Party All Night

This may just look like a bed, but let me assure you: it is paradise.

Let me start by introducing you to Morgan’s guest bedroom. This bed is, for no especially concrete reason, one of the most comfortable beds that has ever existed in the world (and it’s not just me who thinks this; everyone who comes to visit says so). I asked her to tell me what kind of bed it is, what sheets she uses, etc, so I can try to recreate it for my own visitors, but really all it is is an Ikea futon with a really nice memory foam mattress topper and sheets that are super soft because they’re really old.

So I can’t really explain why it’s the best, but you’ll just have to trust me on this. It’s the best.


How we spent our afternoon while the kids played. Doesn’t that look nice?

Indy’s on Spring Break this week, but I’ve had some fairly major book deadlines and haven’t been able to do much with him, which has bummed me out. So I got all excited about the idea of driving up to San Francisco on Thursday afternoon: Indy and Goldie could hang with Morgan’s kids, and then we’d sleep over so we could all do something fun on Friday morning, too. I was also excited to come stay for the night because I knew it would involve wine and reality TV.

But mostly, I have to admit, I was excited for that damn bed.

I sleep SO WELL in it.

Let me now take you back to last night, circa 9PM. I was happily drinking Gruner and scrolling through photographs of pretty master bedrooms on Houzz (you know, being productive). Goldie was sleeping in the pack-n-play in the guest room, next to The Bed Of Paradise. Indy was sleeping on the bottom bunk bed in Morgan’s kids’ room, but then he came out to announce that he would like to sleep in the guest room with me instead. Fine.

So he went in, and, in doing so, apparently woke up Goldie. Which commenced a party that – I kid you not – lasted for the next SEVEN. HOURS.

Our schedule went something like this:

9:30: Panic about the fact that my child’s screaming is seriously going to wake up every single other child in the house, and maybe in the entire building. (Goldie, extremely displeased with the fact that she has been woken up, has started screaming as if someone is cutting off her fingers. Ordinarily what I would do here is check to make sure that she’s not 1) sick 2) otherwise wounded or 3) in need of a diaper change/glass of water/whatever and then let her cry it out, but when you’re in an apartment building with neighbors who didn’t sign on for listening to a screaming baby all night long – not to mention your best friends and their two young children attempting to sleep about six feet away – shrugging your shoulders, continuing your Gruner-drinking, and saying “eh, she’ll fall asleep eventually” doesn’t really feel like an option.)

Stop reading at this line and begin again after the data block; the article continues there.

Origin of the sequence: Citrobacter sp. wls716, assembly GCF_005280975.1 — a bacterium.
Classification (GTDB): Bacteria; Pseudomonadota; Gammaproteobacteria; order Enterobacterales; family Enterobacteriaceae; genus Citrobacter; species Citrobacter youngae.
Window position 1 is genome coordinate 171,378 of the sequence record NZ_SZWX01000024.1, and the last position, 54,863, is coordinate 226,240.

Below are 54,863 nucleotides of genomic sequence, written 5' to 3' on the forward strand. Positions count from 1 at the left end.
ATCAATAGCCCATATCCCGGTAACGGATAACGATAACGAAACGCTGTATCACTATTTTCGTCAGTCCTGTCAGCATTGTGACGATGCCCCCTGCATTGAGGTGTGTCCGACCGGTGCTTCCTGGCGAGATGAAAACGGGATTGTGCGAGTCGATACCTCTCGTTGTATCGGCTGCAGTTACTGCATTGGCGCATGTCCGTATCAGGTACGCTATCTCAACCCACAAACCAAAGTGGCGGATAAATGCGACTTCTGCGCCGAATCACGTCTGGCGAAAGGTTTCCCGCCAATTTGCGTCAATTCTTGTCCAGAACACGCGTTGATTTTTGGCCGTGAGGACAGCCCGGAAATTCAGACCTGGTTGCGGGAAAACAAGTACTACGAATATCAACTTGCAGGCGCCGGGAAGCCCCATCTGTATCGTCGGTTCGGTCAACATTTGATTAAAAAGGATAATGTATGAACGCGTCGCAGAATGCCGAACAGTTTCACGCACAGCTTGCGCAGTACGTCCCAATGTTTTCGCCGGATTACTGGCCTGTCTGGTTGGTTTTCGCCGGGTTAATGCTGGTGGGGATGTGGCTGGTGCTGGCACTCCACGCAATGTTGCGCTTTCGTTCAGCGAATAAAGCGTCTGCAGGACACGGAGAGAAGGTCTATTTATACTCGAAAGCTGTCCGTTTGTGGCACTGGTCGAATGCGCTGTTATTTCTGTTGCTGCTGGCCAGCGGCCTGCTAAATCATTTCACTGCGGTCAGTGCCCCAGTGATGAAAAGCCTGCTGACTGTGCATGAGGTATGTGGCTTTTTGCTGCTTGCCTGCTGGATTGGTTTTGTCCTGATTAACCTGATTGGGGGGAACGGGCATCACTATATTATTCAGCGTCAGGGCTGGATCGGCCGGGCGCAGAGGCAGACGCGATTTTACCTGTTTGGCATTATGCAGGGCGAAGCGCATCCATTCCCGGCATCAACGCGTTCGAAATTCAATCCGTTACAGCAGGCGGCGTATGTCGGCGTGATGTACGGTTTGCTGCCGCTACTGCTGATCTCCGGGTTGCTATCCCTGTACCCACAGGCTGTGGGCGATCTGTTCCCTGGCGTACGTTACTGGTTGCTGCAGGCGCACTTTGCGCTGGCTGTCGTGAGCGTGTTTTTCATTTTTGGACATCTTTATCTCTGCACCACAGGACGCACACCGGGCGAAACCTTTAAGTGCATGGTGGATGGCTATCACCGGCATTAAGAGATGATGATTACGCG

9:45: (Reluctantly) enter the bedroom and discover a still-screaming (obviously) daughter who is now also clinging to the side of the pack ‘n’ play like Leonardo DiCaprio on that floating door in Titanic. Move her into The Bed Of Paradise, in hopes that it will work its magic on her. (It doesn’t.)

10:00: Decide that perhaps my serene maternal presence will solve the problem and lay down next to my daughter, thereby enabling her to scream directly into my ear.

10:15: Maybe she needs milk. Or water? Definitely more milk. Screaming.

10:30: Locate baby thermometer, feel for incoming molars, and do a weird aerobic-ish thing to my child’s legs to see if she’s gassy. Discover that my daughter is in much better physical condition than me. Give her baby Tylenol anyway.

10:45-11:45: Spend exactly one hour standing in the center of a pitch-black room jumping up and down, and eventually succeed in bouncing Goldie into silence. Slowly, slowly, sloooooowly sit down on the bed – still bouncing in precisely the same wayThe infitesimal change in the angle of my upper torso is so profoundly alarming that it sets off alarm bells the deepest, angriest parts of my child’s brain, alerting her to the fact that Something Is Amiss.

11:50: Look at clock and realize that it is now officially five hours past my daughter’s bedtime. Could probably have realized this without looking at a clock, because she is no longer just “kind of annoyed”; she is FUCKING PISSED..

12:00: Consider searching Morgan’s cabinets for whiskey. (For me, not Goldie, although I am not above giving my eighteen-month-old a shot of Bushmills at this point if that is what it takes,)

12:10: Milk? Water? Milkwatermilkwatermilkwater.

12:20: Retrieve Bun-Bun The Bunny from under the bed, where she has been flung in a fit of rage.

12:30-1:00: Commence hour-long bounce-inclusive stroll hallway stroll.

1:15: Have desperate whispered hallway conference with Morgan about whether children are, in fact, the actual worst.

It is 2 o'clock in the morning and my toddler wants to party

2:12AM: Concede defeat.

At this point, I decided fuck it, tonight is the worst, and gave up. I dragged a comforter out onto the couch, and turned on Bubble Guppies, which we then watched for the next two hours. Now, while this would have been – if not an ideal situation in the baby-rest department – at least an opportunity for me to do something approximating sleep, what my daughter required in addition to a never-ending stream of animated singing fish was that her adoring mother hold her in a very specific position involving being completely upright with both feet planted on the floor. Move my legs into a reclining position? …Place my head on a pillow? I don’t think so.

At four o’clock, she fell asleep.

And then, at 7:20 on the dot? Wide-awake, and happy as a clam.

Happy baby on a couch

The child is as happy. As. A clam.

(Of course she is. She got to stay up all night drinking and watching shitty TV; that sounds great to me, too.)

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